Obsessive-compulsive disorder (OCD) is a chronic neuropsychiatric disorder that has a significant effect on the quality of life. The most effective treatment for OCD is the combination of selective serotonin reuptake inhibitors (SSRI) with cognitive behavior therapy (CBT). However, several adverse effects have been linked with this usual pharmacotherapy, and it is unsuccessful in many patients. The exact pathophysiology of OCD is not completely known, though the role of oxidative stress in its pathogenesis has been proposed recently. This review presents an overview of animal and human studies of antioxidant treatment for OCD. The use of antioxidants against oxidative stress is a novel treatment for several neurodegenerative and neuropsychiatric disorders. Among antioxidants, NAC was one of the most studied drugs on OCD, and it showed a significant improvement in OCD symptoms. Thus, antioxidants could be promising as an adjuvant treatment for OCD. However, a limited number of human studies are conducted on these agents, and for better judgment, human studies with a large sample size are necessary.

1. Introduction

Estimates indicate that 1–3% of the population are affected by obsessive-compulsive disorder (OCD) as a chronic neuropsychiatric disease, which severely harms the quality of life [1]. Hoarding, skin picking (excoriation), and hair-pulling disorder (trichotillomania) formerly known as OCD nevertheless, in the Diagnostic and Statistical Manual of Mental Disorders-version 5 (DSM-5), they are in the obsessive-compulsive-related disorders (OCRD) section (Figures 1) [2]. The risk factors of OCD are environmental factors, impaired neurotransmissions, autoimmune processes, genetic factors, infections, and stressors or trauma-driven incidents [3–8]. The most well-known pathophysiology of OCD is anomalies of the central nervous system (CNS), particularly in the serotonin, dopamine, and glutamate pathways [9, 10]. According to clinical guidelines [11], the first line of OCD treatment is cognitive behavior therapy and exposure and response prevention (CBT/ERP) or one selective serotonin reuptake inhibitor (SSRI) or a combination of one SSRI with CBT/ERP. So far, the superiority of either of these three types of treatment has not been proven. OCD symptoms are manageable using a variety of approaches, such as switching to a different SSRI or clomipramine, increasing SSRI dose, or augmenting with an atypical neuroleptic drug, such as risperidone and aripiprazole [11]. Anxiety, insomnia, nausea, diarrhea, constipation, dizziness, sedation, and sexual dysfunction are complications of SSRIs at higher dosages [12]. Although the existing therapeutic methods are highly efficient, the treatment cannot be initiated or completed in many OCD patients furthermore, a number of patients are resistant to these therapeutic managements [13, 14].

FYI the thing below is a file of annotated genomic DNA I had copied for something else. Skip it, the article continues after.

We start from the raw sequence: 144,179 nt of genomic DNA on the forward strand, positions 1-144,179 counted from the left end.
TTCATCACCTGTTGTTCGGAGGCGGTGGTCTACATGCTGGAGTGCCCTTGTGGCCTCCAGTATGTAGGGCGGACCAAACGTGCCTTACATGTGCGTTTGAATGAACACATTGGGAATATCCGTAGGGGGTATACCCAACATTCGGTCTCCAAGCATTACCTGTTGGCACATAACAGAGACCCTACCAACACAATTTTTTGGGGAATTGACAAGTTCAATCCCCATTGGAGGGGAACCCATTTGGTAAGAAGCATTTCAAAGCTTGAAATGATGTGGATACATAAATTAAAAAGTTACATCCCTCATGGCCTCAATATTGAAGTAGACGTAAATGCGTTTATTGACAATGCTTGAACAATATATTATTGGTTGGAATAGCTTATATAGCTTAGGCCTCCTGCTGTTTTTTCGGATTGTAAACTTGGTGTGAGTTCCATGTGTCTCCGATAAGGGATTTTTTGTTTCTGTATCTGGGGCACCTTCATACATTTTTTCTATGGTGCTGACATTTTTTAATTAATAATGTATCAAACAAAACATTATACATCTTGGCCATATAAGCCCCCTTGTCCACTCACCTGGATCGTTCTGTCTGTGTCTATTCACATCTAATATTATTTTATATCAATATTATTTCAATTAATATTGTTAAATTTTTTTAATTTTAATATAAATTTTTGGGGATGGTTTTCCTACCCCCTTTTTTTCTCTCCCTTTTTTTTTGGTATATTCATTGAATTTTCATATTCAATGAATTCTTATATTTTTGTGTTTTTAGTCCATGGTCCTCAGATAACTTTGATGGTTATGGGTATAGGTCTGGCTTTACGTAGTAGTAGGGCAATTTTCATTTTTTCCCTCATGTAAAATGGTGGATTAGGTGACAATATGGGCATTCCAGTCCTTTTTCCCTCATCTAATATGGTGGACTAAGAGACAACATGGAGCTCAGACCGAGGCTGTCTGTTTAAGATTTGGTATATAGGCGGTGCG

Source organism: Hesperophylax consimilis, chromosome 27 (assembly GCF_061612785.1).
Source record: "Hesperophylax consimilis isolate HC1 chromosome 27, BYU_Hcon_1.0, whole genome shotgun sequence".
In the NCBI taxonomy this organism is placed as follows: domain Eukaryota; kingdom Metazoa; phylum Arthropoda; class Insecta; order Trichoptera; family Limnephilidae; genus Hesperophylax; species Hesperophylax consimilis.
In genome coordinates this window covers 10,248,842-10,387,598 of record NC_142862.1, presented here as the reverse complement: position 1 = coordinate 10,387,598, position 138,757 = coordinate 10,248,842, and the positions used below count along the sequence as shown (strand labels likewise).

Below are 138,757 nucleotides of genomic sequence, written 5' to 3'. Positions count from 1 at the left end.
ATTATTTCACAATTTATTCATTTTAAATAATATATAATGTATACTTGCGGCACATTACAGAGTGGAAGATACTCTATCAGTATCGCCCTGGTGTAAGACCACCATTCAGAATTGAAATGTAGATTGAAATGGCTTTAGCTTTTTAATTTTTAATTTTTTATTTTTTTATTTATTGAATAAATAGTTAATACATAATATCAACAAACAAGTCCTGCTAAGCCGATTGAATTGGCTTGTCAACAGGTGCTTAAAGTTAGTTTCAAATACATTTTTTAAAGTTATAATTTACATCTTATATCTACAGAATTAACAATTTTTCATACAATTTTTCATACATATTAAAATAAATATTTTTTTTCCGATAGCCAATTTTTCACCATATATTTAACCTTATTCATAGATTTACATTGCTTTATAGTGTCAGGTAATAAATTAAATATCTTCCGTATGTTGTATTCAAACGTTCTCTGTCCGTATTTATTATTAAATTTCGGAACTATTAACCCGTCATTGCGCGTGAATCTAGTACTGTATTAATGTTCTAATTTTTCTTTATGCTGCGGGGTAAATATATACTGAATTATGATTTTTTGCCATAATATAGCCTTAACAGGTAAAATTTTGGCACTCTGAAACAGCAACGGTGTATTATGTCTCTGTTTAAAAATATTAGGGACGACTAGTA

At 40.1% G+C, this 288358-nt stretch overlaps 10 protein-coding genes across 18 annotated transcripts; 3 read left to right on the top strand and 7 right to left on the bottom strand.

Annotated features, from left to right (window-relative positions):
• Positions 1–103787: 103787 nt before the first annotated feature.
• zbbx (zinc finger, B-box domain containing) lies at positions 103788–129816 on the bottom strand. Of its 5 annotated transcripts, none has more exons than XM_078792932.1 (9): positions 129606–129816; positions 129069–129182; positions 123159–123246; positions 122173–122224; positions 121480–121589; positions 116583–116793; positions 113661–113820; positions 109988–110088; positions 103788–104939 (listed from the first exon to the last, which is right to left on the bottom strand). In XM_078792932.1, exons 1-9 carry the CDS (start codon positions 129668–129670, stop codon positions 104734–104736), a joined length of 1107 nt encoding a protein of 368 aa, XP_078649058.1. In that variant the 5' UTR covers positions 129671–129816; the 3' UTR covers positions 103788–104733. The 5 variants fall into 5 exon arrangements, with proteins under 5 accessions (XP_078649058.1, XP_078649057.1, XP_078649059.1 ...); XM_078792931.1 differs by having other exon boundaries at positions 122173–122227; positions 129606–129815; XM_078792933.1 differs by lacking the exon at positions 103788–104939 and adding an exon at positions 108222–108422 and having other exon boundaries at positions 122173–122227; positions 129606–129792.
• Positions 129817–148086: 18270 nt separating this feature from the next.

So far, the exact pathophysiology and etiology of OCD remain unknown however, besides neurotransmitter imbalance, oxidative stress could somewhat imply the pathophysiology of OCD. Oxidative stress is caused by the lack of balance between the generation of oxidative free radicals and neutralizing antioxidants [15]. Free radicals are defined as reactive nitrogen species (RNS) or reactive oxygen species (ROS), with a shortened half-life. Some mechanisms, such as ischemia, lipid peroxidation, and trauma, can produce free radicals [16]. Oxidative stress can severely damage the brain due to these reasons: (1) moderate antioxidant defenses, (2) redox-catalytic metals, (3) high percentage of phospholipids, and (4) high oxygen utilization [17]. Oxidative stress in the brain can cause harmful damages, including neuroinflammation, mitochondrial dysfunction, inhibition of neurogenesis, impaired neurotransmission, acceleration of aging and apoptosis, impaired neuroplasticity, and dysfunctional neuronal integrity (Figure 2) [18]. In particular, basal ganglia have vulnerability to injury by free radicals because of high concentrations of catecholamines in this area. Abnormal neurotransmission at the dopaminergic nerve cell endings may arise due to injuries to cells throughout the catecholamine metabolic process through free radicals [19, 20]. A higher association of the existence of free radicals in comorbidity of OCD and major depressive disorder (MDD) was reported in a study. Even so, there is an apparent relationship between pure OCD and the antioxidant enzyme deficits [21]. Recent studies have shown more activity of free radical metabolism and the weakness of antioxidant defense system in OCD. By increasing free radicals, cell membranes become less permeable through disrupted structures of phospholipids as the pivotal constituent of cell membranes. Significant elevations occur in malondialdehyde (MDA) concentrations due to lipid peroxidation in OCD patients. In addition, a significant decrease is observed in the level of nonenzymatic antioxidant vitamin E, which is associated with an increase in MDA levels. Serotonin levels decreased in the brain, in the coupling sites, by a direct effect of MDA (Figure 3) [22, 23]. The antioxidant system does not adequately buffer systemic oxidative imbalance in OCD patients. Stress markers significantly increased in OCD patients, and this could increase cellular injury by oxidizing DNA and lipids. A systematic review revealed elevated levels of 8-hydroxideoxiguanosine (8-OHdG), MDA, glutathione peroxidase (GSH-Px), and superoxide dismutase (SOD) but diminished concentrations of total antioxidant status (TAS), vitamin C, and vitamin E (Vit. E) in OCD patients. DNA damage and an increase in lipid peroxidation are the main types of oxidative-stimulated cellular injury between patients with OCD [24]. In a case-control study, patients with new OCD diagnosis were observed following a 12-week treatment with fluoxetine. At the same time, significant decreases and increases were reported in the oxidative stress indicator in serum, Thiobarbituric Acid Reacting Substances (TBARS), and the antioxidant parameter plasma (ascorbate), respectively. They also found that elevated lipid peroxidation was accompanied by an antioxidant balance impairment in OCD patients [25]. Since there is evidence of the potential function of oxidative stress in neurodegenerative diseases, e.g., OCD, antioxidant therapy should be examined in OCD patients. Antioxidants suppress the chain reaction of oxidative stress and prevent damage to cell constituents [26]. Antioxidants have to be provided only via dietary supplementation, as biologic systems are not able to manufacture them by nature. Here, we reviewed literature data on the treatment of OCD with the antioxidants.